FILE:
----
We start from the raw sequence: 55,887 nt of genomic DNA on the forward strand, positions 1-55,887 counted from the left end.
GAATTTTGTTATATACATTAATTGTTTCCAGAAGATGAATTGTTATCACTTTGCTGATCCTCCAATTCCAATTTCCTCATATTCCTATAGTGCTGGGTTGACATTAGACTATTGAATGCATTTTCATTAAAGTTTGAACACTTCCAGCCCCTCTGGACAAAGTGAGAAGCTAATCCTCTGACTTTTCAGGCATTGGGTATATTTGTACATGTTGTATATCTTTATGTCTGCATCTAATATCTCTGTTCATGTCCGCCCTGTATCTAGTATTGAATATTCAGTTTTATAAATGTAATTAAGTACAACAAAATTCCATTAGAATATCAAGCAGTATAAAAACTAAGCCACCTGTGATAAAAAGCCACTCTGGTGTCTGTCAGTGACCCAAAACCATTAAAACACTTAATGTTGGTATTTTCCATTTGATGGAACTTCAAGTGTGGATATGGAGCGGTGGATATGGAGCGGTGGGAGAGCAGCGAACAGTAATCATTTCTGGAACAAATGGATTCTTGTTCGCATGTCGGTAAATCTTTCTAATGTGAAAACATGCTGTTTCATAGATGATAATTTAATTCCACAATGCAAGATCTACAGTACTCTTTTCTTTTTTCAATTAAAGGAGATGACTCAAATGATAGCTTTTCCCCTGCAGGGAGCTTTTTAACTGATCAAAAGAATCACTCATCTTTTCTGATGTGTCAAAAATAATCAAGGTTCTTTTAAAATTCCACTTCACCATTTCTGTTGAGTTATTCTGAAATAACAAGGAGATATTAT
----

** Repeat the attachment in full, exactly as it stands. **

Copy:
We start from the raw sequence: 55,887 nt of genomic DNA on the forward strand, positions 1-55,887 counted from the left end.
GAATTTTGTTATATACATTAATTGTTTCCAGAAGATGAATTGTTATCACTTTGCTGATCCTCCAATTCCAATTTCCTCATATTCCTATAGTGCTGGGTTGACATTAGACTATTGAATGCATTTTCATTAAAGTTTGAACACTTCCAGCCCCTCTGGACAAAGTGAGAAGCTAATCCTCTGACTTTTCAGGCATTGGGTATATTTGTACATGTTGTATATCTTTATGTCTGCATCTAATATCTCTGTTCATGTCCGCCCTGTATCTAGTATTGAATATTCAGTTTTATAAATGTAATTAAGTACAACAAAATTCCATTAGAATATCAAGCAGTATAAAAACTAAGCCACCTGTGATAAAAAGCCACTCTGGTGTCTGTCAGTGACCCAAAACCATTAAAACACTTAATGTTGGTATTTTCCATTTGATGGAACTTCAAGTGTGGATATGGAGCGGTGGATATGGAGCGGTGGGAGAGCAGCGAACAGTAATCATTTCTGGAACAAATGGATTCTTGTTCGCATGTCGGTAAATCTTTCTAATGTGAAAACATGCTGTTTCATAGATGATAATTTAATTCCACAATGCAAGATCTACAGTACTCTTTTCTTTTTTCAATTAAAGGAGATGACTCAAATGATAGCTTTTCCCCTGCAGGGAGCTTTTTAACTGATCAAAAGAATCACTCATCTTTTCTGATGTGTCAAAAATAATCAAGGTTCTTTTAAAATTCCACTTCACCATTTCTGTTGAGTTATTCTGAAATAACAAGGAGATATTAT